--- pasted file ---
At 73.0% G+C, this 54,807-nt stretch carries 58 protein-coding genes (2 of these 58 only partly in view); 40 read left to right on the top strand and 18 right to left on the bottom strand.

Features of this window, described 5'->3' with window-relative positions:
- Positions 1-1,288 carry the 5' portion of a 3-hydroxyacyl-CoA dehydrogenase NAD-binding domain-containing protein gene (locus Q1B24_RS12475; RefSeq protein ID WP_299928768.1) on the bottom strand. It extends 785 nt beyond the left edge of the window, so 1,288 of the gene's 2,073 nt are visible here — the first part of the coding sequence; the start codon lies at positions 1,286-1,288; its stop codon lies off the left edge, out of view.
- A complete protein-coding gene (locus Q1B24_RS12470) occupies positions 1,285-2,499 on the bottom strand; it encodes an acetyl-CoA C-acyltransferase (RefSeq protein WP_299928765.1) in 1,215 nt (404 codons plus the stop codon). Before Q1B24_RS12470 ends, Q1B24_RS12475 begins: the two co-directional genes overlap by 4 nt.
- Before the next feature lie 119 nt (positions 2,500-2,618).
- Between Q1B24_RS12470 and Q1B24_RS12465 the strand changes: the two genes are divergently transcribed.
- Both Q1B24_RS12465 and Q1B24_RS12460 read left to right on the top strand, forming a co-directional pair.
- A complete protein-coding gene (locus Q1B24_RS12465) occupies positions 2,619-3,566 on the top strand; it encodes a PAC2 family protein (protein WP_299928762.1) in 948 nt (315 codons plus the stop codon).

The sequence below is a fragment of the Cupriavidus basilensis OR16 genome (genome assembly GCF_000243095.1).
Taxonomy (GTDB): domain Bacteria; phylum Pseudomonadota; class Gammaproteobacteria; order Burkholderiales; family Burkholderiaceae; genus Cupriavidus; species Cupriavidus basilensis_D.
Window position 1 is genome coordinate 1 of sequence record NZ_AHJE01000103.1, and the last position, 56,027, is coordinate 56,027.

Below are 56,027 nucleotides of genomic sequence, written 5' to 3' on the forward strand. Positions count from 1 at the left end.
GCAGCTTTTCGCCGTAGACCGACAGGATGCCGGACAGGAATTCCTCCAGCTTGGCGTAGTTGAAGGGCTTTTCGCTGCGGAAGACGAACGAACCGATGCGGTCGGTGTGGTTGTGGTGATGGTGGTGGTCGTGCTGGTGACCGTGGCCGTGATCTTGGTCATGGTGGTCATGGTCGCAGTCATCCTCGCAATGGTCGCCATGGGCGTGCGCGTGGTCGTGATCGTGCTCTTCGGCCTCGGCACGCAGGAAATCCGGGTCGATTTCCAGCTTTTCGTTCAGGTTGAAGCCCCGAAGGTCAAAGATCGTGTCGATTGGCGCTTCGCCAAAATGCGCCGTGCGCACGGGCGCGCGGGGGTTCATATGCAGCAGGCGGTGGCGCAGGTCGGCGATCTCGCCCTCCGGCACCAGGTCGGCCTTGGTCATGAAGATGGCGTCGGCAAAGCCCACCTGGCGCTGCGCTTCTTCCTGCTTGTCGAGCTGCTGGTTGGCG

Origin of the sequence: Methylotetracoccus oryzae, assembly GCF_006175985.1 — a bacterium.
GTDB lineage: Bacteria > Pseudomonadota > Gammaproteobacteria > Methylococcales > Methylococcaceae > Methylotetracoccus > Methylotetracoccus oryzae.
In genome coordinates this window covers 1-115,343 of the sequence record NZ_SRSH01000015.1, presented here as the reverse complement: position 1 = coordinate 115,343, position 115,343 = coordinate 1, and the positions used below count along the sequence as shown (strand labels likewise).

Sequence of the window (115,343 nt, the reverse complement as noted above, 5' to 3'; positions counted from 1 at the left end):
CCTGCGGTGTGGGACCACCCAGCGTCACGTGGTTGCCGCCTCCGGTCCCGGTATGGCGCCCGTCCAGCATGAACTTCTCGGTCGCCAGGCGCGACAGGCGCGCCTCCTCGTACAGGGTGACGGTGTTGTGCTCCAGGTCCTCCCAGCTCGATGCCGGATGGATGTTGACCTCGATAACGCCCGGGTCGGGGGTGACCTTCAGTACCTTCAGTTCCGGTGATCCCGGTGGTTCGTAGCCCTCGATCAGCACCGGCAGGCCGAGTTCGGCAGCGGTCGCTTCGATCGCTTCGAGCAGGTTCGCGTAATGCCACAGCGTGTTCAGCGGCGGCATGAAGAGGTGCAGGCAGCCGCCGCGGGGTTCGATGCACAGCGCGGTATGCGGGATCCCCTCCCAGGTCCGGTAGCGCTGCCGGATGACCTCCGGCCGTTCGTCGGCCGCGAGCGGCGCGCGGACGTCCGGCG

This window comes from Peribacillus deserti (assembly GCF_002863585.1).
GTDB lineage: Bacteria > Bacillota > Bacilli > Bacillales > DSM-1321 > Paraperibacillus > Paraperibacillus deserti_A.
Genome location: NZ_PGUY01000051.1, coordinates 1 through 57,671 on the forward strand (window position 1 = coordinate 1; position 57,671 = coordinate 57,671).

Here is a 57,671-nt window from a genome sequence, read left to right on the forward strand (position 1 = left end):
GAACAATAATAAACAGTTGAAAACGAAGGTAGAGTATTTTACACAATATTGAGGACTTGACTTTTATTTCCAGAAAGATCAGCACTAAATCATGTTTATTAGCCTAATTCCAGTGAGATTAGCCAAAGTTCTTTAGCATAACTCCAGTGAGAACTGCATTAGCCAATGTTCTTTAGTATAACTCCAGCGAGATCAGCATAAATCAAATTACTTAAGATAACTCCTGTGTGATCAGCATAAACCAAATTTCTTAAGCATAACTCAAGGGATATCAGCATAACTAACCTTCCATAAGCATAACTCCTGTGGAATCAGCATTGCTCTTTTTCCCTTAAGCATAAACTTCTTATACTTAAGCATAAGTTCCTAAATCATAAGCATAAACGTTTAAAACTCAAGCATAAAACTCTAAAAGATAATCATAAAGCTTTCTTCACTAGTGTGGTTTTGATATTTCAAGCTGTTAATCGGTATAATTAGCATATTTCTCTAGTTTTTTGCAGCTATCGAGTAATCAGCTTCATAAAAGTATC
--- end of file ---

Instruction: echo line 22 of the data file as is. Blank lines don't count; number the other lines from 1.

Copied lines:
Here is a 57,671-nt window from a genome sequence, read left to right on the forward strand (position 1 = left end):